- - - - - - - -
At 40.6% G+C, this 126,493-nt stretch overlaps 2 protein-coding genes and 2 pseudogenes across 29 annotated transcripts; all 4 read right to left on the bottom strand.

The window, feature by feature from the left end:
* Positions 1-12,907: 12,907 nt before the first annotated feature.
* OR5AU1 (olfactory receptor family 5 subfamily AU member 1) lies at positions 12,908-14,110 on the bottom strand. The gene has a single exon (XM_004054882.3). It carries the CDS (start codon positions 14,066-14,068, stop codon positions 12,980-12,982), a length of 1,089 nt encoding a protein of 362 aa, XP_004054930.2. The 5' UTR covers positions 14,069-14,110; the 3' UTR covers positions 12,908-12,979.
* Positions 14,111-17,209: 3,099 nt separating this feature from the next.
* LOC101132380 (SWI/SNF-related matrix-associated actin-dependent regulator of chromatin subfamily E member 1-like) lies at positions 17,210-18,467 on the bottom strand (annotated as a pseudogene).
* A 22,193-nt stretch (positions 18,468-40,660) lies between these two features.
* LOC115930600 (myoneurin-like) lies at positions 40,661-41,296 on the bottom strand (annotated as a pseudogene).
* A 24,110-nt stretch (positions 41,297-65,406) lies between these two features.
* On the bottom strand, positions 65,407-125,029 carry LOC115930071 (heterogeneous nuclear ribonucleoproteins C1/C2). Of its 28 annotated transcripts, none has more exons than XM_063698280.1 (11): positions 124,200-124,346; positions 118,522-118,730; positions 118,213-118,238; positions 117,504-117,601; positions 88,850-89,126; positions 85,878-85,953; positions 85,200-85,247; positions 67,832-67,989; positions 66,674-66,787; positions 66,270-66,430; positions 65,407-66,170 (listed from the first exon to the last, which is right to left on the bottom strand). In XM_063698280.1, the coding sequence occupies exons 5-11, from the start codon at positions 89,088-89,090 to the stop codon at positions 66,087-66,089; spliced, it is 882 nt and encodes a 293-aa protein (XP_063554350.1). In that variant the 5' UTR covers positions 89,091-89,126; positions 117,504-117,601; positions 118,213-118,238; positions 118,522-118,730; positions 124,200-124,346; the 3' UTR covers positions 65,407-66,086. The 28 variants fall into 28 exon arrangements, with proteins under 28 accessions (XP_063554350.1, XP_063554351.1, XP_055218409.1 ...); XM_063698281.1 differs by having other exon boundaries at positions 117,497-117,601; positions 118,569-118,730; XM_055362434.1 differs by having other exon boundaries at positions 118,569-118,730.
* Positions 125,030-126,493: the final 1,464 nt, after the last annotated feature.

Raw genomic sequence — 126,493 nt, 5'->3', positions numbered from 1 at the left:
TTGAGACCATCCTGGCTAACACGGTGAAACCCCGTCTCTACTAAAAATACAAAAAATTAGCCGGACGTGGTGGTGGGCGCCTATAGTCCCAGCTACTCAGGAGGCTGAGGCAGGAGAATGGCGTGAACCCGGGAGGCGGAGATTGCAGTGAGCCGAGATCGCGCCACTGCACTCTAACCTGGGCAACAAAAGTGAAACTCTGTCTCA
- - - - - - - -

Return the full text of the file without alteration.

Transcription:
At 40.6% G+C, this 126,493-nt stretch overlaps 2 protein-coding genes and 2 pseudogenes across 29 annotated transcripts; all 4 read right to left on the bottom strand.

The window, feature by feature from the left end:
* Positions 1-12,907: 12,907 nt before the first annotated feature.
* OR5AU1 (olfactory receptor family 5 subfamily AU member 1) lies at positions 12,908-14,110 on the bottom strand. The gene has a single exon (XM_004054882.3). It carries the CDS (start codon positions 14,066-14,068, stop codon positions 12,980-12,982), a length of 1,089 nt encoding a protein of 362 aa, XP_004054930.2. The 5' UTR covers positions 14,069-14,110; the 3' UTR covers positions 12,908-12,979.
* Positions 14,111-17,209: 3,099 nt separating this feature from the next.
* LOC101132380 (SWI/SNF-related matrix-associated actin-dependent regulator of chromatin subfamily E member 1-like) lies at positions 17,210-18,467 on the bottom strand (annotated as a pseudogene).
* A 22,193-nt stretch (positions 18,468-40,660) lies between these two features.
* LOC115930600 (myoneurin-like) lies at positions 40,661-41,296 on the bottom strand (annotated as a pseudogene).
* A 24,110-nt stretch (positions 41,297-65,406) lies between these two features.
* On the bottom strand, positions 65,407-125,029 carry LOC115930071 (heterogeneous nuclear ribonucleoproteins C1/C2). Of its 28 annotated transcripts, none has more exons than XM_063698280.1 (11): positions 124,200-124,346; positions 118,522-118,730; positions 118,213-118,238; positions 117,504-117,601; positions 88,850-89,126; positions 85,878-85,953; positions 85,200-85,247; positions 67,832-67,989; positions 66,674-66,787; positions 66,270-66,430; positions 65,407-66,170 (listed from the first exon to the last, which is right to left on the bottom strand). In XM_063698280.1, the coding sequence occupies exons 5-11, from the start codon at positions 89,088-89,090 to the stop codon at positions 66,087-66,089; spliced, it is 882 nt and encodes a 293-aa protein (XP_063554350.1). In that variant the 5' UTR covers positions 89,091-89,126; positions 117,504-117,601; positions 118,213-118,238; positions 118,522-118,730; positions 124,200-124,346; the 3' UTR covers positions 65,407-66,086. The 28 variants fall into 28 exon arrangements, with proteins under 28 accessions (XP_063554350.1, XP_063554351.1, XP_055218409.1 ...); XM_063698281.1 differs by having other exon boundaries at positions 117,497-117,601; positions 118,569-118,730; XM_055362434.1 differs by having other exon boundaries at positions 118,569-118,730.
* Positions 125,030-126,493: the final 1,464 nt, after the last annotated feature.

Raw genomic sequence — 126,493 nt, 5'->3', positions numbered from 1 at the left:
TTGAGACCATCCTGGCTAACACGGTGAAACCCCGTCTCTACTAAAAATACAAAAAATTAGCCGGACGTGGTGGTGGGCGCCTATAGTCCCAGCTACTCAGGAGGCTGAGGCAGGAGAATGGCGTGAACCCGGGAGGCGGAGATTGCAGTGAGCCGAGATCGCGCCACTGCACTCTAACCTGGGCAACAAAAGTGAAACTCTGTCTCA